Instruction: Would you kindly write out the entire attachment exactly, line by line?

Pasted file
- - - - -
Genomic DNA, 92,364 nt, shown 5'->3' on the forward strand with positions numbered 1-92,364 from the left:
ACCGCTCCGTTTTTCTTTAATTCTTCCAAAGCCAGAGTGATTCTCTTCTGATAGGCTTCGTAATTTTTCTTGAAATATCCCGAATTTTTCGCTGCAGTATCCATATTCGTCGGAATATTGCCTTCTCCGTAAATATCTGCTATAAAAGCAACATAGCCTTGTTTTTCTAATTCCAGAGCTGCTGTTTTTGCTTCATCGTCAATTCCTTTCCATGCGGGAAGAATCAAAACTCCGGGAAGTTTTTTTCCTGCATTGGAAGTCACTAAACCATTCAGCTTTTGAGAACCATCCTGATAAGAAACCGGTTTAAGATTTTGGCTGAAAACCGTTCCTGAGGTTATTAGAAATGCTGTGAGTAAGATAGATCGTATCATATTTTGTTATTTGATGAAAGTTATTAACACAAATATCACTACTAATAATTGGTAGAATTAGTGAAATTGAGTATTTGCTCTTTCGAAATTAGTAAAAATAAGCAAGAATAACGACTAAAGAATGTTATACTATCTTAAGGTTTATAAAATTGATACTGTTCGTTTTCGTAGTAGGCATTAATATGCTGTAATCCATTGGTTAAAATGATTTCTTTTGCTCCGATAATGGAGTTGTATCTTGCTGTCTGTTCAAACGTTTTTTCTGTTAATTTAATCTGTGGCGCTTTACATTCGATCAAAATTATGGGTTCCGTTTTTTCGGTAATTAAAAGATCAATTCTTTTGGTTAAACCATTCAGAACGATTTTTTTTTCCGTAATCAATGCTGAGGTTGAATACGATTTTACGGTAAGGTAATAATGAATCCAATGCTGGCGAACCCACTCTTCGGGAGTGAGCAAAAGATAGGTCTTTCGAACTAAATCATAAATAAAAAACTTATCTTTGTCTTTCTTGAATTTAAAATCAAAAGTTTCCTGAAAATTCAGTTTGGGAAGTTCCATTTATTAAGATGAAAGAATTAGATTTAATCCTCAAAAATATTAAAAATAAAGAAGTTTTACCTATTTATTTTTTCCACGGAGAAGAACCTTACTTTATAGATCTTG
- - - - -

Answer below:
Genomic DNA, 92,364 nt, shown 5'->3' on the forward strand with positions numbered 1-92,364 from the left:
ACCGCTCCGTTTTTCTTTAATTCTTCCAAAGCCAGAGTGATTCTCTTCTGATAGGCTTCGTAATTTTTCTTGAAATATCCCGAATTTTTCGCTGCAGTATCCATATTCGTCGGAATATTGCCTTCTCCGTAAATATCTGCTATAAAAGCAACATAGCCTTGTTTTTCTAATTCCAGAGCTGCTGTTTTTGCTTCATCGTCAATTCCTTTCCATGCGGGAAGAATCAAAACTCCGGGAAGTTTTTTTCCTGCATTGGAAGTCACTAAACCATTCAGCTTTTGAGAACCATCCTGATAAGAAACCGGTTTAAGATTTTGGCTGAAAACCGTTCCTGAGGTTATTAGAAATGCTGTGAGTAAGATAGATCGTATCATATTTTGTTATTTGATGAAAGTTATTAACACAAATATCACTACTAATAATTGGTAGAATTAGTGAAATTGAGTATTTGCTCTTTCGAAATTAGTAAAAATAAGCAAGAATAACGACTAAAGAATGTTATACTATCTTAAGGTTTATAAAATTGATACTGTTCGTTTTCGTAGTAGGCATTAATATGCTGTAATCCATTGGTTAAAATGATTTCTTTTGCTCCGATAATGGAGTTGTATCTTGCTGTCTGTTCAAACGTTTTTTCTGTTAATTTAATCTGTGGCGCTTTACATTCGATCAAAATTATGGGTTCCGTTTTTTCGGTAATTAAAAGATCAATTCTTTTGGTTAAACCATTCAGAACGATTTTTTTTTCCGTAATCAATGCTGAGGTTGAATACGATTTTACGGTAAGGTAATAATGAATCCAATGCTGGCGAACCCACTCTTCGGGAGTGAGCAAAAGATAGGTCTTTCGAACTAAATCATAAATAAAAAACTTATCTTTGTCTTTCTTGAATTTAAAATCAAAAGTTTCCTGAAAATTCAGTTTGGGAAGTTCCATTTATTAAGATGAAAGAATTAGATTTAATCCTCAAAAATATTAAAAATAAAGAAGTTTTACCTATTTATTTTTTCCACGGAGAAGAACCTTACTTTATAGATCTTG